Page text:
Developing learning strengths in people smarts contributes greatly to their success. As they often view the world as potentially hostile, working out who can be trusted and who is a threat is a process of reading others well. It is also important to learn that feelings of anxiety are signals but are not always accurate.

Language and word smarts
Anxiety can leave even the most articulate of us stumbling & mumbling. Developing learning strengths in communication of ideas through writing, music, video or dance will help build this area.
Performance anxiety, including speaking in public, inhibits the development of this learning strength. Ideally we begin overcoming this in childhood by providing opportunities to be involved in performances in practical non-speaking roles and gradually increasing their level of participation and verbal contributions.

Number smarts
This is the learning strength area with the largest barrier for anxious kids. Around 17% of people suffer high levels of math anxiety. For this reason I will outline more completely, a method of lessening anxiety & improving number smarts as a learning strength.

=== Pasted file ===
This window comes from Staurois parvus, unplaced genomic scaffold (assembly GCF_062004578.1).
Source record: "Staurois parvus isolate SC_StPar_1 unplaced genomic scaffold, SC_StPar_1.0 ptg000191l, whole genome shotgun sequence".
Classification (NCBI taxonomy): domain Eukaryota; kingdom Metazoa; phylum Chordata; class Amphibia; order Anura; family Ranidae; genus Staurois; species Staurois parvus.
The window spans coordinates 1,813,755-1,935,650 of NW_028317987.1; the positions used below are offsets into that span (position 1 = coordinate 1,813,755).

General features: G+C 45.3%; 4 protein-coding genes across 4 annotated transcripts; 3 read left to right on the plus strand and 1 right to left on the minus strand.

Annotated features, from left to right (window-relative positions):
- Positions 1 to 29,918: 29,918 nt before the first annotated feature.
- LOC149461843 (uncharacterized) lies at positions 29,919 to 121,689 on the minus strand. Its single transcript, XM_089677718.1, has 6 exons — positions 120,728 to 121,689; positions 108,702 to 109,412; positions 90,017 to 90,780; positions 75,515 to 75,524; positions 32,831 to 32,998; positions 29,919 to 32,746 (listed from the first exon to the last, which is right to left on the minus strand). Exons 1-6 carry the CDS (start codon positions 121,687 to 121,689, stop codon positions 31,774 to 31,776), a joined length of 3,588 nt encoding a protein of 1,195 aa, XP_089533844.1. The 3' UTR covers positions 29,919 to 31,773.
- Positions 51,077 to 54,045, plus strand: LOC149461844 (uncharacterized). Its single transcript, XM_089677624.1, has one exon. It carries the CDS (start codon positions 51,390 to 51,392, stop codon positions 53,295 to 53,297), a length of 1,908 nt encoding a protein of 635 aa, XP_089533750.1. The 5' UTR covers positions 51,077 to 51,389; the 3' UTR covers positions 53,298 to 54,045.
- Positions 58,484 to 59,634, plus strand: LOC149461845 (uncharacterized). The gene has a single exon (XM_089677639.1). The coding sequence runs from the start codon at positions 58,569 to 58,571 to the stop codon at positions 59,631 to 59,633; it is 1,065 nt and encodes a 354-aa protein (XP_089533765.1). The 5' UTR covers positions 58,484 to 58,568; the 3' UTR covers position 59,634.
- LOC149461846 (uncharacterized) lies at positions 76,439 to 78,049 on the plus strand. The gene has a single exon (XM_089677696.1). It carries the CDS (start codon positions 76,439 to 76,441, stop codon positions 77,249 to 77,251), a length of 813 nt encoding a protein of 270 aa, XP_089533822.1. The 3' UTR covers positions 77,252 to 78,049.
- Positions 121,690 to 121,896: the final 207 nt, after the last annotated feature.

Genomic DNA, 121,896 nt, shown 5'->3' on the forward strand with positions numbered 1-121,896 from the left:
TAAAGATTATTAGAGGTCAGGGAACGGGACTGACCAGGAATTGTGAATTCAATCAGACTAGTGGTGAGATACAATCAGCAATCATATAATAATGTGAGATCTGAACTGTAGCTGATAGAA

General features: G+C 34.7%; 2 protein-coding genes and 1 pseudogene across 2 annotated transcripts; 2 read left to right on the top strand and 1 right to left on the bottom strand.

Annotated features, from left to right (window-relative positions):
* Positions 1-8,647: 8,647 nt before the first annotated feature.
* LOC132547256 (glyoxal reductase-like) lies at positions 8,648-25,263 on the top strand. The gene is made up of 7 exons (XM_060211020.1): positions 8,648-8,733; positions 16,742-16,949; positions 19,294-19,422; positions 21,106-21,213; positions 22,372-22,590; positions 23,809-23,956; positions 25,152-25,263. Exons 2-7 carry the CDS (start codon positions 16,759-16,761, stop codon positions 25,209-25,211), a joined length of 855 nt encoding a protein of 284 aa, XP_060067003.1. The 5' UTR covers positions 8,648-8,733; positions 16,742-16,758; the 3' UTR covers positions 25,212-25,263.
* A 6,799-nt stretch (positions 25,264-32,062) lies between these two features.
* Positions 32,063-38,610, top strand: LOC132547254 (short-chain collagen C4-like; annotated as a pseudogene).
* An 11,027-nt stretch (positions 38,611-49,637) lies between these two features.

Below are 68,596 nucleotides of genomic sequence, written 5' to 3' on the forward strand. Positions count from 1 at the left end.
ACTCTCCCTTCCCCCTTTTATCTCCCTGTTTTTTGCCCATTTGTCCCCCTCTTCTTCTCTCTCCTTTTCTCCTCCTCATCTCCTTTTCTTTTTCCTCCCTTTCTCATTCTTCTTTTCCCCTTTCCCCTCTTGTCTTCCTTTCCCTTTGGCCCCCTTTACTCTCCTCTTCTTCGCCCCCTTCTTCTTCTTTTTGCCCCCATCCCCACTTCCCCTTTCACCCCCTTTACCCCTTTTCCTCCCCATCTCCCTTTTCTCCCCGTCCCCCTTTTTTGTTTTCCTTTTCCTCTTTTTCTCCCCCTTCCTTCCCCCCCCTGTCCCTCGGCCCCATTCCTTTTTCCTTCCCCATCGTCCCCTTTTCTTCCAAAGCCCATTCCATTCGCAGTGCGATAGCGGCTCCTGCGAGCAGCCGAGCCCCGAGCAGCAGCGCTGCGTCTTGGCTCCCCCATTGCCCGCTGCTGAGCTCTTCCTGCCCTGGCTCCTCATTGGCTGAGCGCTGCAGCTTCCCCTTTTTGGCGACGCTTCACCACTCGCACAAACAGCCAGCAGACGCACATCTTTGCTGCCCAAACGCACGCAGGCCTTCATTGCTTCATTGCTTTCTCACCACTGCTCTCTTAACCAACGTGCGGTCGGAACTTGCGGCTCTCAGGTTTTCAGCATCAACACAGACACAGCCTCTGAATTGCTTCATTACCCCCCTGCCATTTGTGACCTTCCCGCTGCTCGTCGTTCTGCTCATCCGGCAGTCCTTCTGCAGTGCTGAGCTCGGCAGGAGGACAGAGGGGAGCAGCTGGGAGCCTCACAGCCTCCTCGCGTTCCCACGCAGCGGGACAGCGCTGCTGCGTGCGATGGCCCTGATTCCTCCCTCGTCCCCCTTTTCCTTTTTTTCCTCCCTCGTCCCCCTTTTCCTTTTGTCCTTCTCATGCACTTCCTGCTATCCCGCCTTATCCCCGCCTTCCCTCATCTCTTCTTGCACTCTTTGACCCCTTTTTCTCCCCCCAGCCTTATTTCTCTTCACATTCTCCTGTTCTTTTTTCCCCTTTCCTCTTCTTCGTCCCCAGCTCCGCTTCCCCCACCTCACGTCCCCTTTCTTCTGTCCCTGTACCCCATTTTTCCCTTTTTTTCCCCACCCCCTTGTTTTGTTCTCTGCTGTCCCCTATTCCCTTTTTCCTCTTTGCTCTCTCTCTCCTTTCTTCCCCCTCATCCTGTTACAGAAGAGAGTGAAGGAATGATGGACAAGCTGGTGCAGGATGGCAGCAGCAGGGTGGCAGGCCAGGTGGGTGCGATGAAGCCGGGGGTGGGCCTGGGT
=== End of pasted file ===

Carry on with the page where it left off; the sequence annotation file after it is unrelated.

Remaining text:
Let’s change the way you view mathematics. I could tell young people to use their other learning strengths to become number smart but often they won’t believe me that. Instead, let’s relate maths to cooking.

How Mathematics Can Be Like Cooking
Not everyone grasps the depths at which mathematics reveals the universe. Some of us are more pragmatic in our understanding. Recipe mathematics is helpful for those who learn in a more hands on way.

It is the same as making a cake. You need ingredients and a method to reach an outcome. In baking a cake your ingredients include eggs, flour, sugar and butter. Your method is mixing the ingredients, baking and icing. In recipe maths you use the ingredients and follow the steps to reach the answer.